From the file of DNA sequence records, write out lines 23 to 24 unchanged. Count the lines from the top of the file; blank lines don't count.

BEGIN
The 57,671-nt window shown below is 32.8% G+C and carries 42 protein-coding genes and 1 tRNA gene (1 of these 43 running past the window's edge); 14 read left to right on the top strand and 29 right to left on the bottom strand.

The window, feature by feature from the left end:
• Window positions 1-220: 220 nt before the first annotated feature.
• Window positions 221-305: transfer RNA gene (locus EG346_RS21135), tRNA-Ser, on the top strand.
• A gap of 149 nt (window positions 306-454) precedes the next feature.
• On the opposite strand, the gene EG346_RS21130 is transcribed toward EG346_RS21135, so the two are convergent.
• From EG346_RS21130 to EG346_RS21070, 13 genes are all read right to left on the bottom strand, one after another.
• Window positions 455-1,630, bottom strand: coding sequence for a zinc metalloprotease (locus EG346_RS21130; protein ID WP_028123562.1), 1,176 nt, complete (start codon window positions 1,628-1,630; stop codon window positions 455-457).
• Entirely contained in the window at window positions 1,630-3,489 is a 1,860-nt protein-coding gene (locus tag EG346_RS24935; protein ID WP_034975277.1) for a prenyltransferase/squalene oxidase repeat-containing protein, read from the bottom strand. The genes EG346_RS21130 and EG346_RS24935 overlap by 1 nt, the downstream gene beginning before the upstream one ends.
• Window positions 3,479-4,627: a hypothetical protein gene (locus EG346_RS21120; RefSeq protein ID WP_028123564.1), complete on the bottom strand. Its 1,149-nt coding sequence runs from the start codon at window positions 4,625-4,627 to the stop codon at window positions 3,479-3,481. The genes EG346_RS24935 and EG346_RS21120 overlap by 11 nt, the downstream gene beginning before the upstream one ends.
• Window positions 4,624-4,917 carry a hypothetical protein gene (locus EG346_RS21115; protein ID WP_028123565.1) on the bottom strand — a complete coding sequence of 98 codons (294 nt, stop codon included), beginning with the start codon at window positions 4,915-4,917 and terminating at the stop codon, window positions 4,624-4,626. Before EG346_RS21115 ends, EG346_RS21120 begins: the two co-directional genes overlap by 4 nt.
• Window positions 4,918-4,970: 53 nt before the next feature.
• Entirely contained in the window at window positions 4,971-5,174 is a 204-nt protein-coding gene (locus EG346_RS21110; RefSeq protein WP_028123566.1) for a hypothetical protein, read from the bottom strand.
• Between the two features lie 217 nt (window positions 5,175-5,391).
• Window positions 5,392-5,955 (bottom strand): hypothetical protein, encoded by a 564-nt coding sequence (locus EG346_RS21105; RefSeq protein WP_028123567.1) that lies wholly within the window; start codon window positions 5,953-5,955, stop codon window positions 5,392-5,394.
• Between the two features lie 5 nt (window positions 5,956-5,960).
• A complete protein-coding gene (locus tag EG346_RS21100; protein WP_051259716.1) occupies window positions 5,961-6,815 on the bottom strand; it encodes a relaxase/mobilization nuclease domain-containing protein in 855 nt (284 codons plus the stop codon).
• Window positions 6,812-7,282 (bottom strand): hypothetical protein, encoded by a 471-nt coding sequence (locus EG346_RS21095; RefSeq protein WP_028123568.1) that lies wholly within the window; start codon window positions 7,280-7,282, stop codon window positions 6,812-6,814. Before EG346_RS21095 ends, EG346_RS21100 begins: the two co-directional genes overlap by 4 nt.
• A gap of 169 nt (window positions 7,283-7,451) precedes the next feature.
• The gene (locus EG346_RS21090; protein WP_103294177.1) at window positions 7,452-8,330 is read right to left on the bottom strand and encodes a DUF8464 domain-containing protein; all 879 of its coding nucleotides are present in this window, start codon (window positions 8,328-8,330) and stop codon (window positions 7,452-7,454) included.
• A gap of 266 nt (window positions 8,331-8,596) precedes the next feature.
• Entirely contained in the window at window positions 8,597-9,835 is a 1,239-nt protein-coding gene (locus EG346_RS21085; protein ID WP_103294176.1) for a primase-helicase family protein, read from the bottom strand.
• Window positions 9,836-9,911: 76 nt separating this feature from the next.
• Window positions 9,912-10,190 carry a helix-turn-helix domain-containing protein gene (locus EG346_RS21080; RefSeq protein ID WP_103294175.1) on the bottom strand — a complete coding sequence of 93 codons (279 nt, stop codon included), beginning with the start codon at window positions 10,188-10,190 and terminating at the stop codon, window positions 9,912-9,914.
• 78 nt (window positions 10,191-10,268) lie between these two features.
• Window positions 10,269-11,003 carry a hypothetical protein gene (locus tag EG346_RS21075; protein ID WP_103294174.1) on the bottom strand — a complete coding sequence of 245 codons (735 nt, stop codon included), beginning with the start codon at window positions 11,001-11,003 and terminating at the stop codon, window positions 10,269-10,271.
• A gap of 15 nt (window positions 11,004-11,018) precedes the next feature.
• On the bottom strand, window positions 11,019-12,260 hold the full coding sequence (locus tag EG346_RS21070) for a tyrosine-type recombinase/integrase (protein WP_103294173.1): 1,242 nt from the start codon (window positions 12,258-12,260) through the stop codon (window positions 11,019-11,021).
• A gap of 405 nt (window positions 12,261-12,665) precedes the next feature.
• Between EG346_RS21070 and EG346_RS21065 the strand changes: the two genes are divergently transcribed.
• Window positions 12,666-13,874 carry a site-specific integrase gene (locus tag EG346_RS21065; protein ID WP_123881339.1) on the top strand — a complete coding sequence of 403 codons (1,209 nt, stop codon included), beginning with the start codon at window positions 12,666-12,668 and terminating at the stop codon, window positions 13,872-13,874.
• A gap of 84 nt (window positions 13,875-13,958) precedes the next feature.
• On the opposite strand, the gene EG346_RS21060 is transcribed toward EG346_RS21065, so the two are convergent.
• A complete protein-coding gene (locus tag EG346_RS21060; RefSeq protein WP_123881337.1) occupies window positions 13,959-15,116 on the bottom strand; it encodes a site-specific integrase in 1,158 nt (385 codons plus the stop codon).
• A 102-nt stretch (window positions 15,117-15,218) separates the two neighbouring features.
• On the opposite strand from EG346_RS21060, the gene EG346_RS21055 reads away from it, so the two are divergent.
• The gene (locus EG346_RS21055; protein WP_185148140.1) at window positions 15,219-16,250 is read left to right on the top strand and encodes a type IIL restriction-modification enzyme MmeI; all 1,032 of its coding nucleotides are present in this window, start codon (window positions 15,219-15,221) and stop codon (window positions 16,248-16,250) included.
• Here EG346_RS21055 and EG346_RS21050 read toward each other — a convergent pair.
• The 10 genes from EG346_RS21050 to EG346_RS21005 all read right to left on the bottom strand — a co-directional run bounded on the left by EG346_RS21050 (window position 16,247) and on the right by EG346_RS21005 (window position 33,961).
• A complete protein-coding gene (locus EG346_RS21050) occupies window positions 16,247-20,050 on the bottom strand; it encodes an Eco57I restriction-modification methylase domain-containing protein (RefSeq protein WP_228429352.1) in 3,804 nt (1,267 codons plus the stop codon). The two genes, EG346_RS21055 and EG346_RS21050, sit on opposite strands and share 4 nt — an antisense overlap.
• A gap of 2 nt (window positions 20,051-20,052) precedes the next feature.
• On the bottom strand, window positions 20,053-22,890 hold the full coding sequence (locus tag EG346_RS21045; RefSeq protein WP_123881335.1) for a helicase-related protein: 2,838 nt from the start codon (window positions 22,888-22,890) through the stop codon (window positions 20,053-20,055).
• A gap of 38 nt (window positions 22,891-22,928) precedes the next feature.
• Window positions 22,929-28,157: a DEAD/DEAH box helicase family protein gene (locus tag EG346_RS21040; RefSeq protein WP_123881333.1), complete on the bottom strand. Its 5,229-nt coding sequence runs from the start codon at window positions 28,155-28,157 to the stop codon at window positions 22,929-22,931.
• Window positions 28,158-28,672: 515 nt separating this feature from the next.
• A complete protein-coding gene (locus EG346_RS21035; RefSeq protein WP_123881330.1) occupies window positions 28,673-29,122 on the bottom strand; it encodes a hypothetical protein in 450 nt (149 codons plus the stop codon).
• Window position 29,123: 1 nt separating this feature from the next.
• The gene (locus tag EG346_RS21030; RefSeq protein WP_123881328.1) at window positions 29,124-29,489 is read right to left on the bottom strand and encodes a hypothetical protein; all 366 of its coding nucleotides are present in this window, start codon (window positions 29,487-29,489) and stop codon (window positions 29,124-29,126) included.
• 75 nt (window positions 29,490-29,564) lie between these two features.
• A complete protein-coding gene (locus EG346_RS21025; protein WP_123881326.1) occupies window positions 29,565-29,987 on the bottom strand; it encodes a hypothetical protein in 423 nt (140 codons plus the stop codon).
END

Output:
• Window positions 9,836-9,911: 76 nt separating this feature from the next.
• Window positions 9,912-10,190 carry a helix-turn-helix domain-containing protein gene (locus EG346_RS21080; RefSeq protein ID WP_103294175.1) on the bottom strand — a complete coding sequence of 93 codons (279 nt, stop codon included), beginning with the start codon at window positions 10,188-10,190 and terminating at the stop codon, window positions 9,912-9,914.